One, two, let me through
Three, four, police at the door
Five, six, fix the witch
Seven, eight, it’s getting late
Nine, ten, begin again.
M arianne had made a pact with herself that if she could go on repeating the skipping rhyme without stopping, even to cross the street, and all the way till she reached the school gate, she’d pass the math test. Math had always been Marianne’s worst subject. She’d been dreading this day all week, but she was as prepared as she could be. Today she’d arrive at school on time, in fact, with time to spare. The rhyme was just an extra precaution.
The school clock said 8:20 A.M. ‘Good,’ she had ten minutes.
Why was the school yard deserted? Where was everyone? The front doors were shut. Marianne tried the handle – locked. Sheknocked, waited, and knocked again. Someone must be playing a joke on her. At last the doors opened and Miss Friedrich, the school secretary, stood in the doorway looking at her.
“Yes?” she said at last.
For some reason Marianne felt guilty, though she’d been so careful lately, being extra polite and not drawing attention to herself.
“Good morning, Miss Friedrich. I’m sorry to disturb you. I couldn’t get in,” she said.
“What are you doing here? I suppose you’ve come for your records?”
Marianne thought she was having a bad dream. “Don’t you remember me? I’m Marianne, Marianne Kohn, in the fifth grade. Please let me in; I’ll be late for math,” she said.
“Wait here,” said Miss Friedrich, and shut the door in Marianne’s face. Marianne heard her heels clicking away. It seemed a long time before the clicking heels returned. The door opened and Miss Friedrich stood there holding some papers. Marianne could make out a list of names on the top sheet.
“You are to go home at once, Marianne. Here are your records.”
“Why? What have I done? This math test – it’s really important. I’m already late. There’s choir practice today, and I haven’t handed in my library book.”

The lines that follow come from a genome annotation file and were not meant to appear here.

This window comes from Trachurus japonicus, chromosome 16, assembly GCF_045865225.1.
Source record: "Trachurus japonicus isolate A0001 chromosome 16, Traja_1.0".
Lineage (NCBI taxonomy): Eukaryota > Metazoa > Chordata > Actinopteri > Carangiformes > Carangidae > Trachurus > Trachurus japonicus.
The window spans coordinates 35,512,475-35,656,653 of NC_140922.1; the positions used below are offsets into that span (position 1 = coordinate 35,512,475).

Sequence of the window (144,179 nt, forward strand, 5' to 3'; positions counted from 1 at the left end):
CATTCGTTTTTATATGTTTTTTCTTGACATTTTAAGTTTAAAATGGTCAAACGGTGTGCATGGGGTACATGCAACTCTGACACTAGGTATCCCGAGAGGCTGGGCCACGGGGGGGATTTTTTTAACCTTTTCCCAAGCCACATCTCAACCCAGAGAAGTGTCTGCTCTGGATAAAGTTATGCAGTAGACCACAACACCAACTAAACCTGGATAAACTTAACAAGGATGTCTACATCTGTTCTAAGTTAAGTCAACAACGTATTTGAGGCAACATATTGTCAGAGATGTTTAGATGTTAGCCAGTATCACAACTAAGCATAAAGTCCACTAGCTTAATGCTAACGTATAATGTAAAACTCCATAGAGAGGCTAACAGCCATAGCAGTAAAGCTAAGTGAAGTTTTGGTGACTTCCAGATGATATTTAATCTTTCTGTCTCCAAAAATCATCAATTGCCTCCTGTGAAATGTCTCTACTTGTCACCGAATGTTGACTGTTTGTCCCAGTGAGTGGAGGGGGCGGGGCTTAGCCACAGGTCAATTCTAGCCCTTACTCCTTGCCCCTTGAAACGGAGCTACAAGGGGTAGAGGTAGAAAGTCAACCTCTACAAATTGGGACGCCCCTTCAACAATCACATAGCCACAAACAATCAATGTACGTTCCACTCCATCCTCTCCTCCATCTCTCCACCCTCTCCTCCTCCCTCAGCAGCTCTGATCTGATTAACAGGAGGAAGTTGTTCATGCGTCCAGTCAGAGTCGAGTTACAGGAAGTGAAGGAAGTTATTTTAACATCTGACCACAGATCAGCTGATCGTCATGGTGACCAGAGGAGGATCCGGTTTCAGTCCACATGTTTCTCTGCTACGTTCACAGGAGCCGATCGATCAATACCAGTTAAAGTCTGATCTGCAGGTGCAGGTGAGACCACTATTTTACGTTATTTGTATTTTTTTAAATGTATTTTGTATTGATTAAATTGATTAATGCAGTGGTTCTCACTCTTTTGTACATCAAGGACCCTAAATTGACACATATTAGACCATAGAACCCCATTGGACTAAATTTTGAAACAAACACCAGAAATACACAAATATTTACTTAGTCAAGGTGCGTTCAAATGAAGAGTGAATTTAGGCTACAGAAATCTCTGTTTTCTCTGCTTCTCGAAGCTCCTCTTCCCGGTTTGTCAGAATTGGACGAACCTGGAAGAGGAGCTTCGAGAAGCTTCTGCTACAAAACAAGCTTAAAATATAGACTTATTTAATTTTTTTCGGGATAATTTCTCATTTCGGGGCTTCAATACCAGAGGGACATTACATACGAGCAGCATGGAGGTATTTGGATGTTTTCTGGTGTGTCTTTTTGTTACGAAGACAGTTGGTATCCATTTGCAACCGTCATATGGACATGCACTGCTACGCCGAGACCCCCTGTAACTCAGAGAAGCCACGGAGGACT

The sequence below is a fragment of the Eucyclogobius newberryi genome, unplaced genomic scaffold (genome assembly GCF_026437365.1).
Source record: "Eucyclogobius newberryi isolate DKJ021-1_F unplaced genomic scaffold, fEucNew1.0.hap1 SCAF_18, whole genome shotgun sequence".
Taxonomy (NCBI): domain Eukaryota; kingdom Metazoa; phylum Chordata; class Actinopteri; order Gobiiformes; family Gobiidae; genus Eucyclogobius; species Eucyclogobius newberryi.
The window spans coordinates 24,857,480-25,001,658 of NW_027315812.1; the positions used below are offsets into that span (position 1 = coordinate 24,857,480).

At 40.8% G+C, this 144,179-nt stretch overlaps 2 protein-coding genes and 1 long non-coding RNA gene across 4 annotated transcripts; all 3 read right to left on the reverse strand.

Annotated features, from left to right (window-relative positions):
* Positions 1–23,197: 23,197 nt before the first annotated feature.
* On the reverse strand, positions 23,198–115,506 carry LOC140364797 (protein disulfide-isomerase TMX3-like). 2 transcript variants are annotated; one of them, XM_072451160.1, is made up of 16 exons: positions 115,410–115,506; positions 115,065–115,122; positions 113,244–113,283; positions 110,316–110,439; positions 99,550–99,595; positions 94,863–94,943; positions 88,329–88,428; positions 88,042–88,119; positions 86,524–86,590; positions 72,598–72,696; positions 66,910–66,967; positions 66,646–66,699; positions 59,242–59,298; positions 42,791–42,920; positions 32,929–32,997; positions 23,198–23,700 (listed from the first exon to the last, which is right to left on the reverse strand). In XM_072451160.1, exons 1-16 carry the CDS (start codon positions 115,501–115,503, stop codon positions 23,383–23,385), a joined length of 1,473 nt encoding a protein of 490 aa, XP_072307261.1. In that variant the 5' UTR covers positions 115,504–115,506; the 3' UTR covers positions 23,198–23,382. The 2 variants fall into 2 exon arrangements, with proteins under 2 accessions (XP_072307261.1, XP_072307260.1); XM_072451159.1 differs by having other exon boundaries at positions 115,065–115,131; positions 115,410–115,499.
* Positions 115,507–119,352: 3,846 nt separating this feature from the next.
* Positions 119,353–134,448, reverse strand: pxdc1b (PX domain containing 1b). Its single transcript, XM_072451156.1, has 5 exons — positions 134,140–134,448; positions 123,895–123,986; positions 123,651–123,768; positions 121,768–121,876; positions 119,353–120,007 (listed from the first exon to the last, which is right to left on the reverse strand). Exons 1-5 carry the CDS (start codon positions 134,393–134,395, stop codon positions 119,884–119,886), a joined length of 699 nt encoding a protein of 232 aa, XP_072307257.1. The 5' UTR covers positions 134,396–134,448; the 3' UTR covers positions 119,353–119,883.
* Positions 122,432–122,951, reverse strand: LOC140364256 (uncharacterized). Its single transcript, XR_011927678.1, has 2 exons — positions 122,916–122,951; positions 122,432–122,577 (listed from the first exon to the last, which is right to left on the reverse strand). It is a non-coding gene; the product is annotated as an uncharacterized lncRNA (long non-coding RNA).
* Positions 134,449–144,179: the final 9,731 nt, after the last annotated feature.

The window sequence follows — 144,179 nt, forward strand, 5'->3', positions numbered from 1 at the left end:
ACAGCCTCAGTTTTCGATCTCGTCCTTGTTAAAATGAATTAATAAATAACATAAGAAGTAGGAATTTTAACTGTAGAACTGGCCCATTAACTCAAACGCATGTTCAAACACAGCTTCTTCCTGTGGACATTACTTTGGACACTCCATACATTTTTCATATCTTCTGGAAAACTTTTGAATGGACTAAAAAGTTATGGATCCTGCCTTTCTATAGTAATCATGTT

“You may give your library book to me.” Miss Friedrich took the book and handed Marianne a brown envelope. She avoidedlooking at the girl. “Now go home. Just go home – I have work to do.”
Miss Friedrich went back inside and the door shut. Marianne looked at her name on the envelope. People only got their records when they changed schools. There was something going on that she didn’t understand.
A cold splash hit her cheek. She wiped it away, and saw that her palm was streaked with ink. The sound of giggling made her look up to the open first-floor window. Faces grinned at her. A second pellet, blotting paper soaked in ink, hit the sleeve of her school coat. The giggling turned to laughter.
Marianne relaxed – it was a joke after all. But what kind of joke? This wasn’t April Fools’ Day; it was the third Tuesday in November, and she was freezing out here. The school clock struck the half hour: 8:30 A.M. She heard the sound of a teacher’s voice thundering, “That’s enough, settle down.” The window above her slammed shut. The school yard was perfectly quiet.
Marianne reached up to knock at the door again. It was then that she saw the notice. She read the typed words nailed up for everyone to see, and felt colder and more alone than she had ever felt in her whole life.
She ran out of the yard, afraid to look back; crossed the street without looking; and went into the park. The words of the notice resounded in her head, and she knew that she would hear them for the rest of her life.
M arianne needed time to think. The words she had read on the door were as clear as though they had appeared on a billboard in front of her:
AS OF TODAY, NOVEMBER 15, 1938, JEWISH STUDENTS
ARE PROHIBITED FROM ATTENDING GERMAN SCHOOLS.
Expelled because she was Jewish!
The sun came out, warming the gray winter morning, but not Marianne’s icy fingers which were cramped from holding the envelope so tightly. She sat down on a bench near the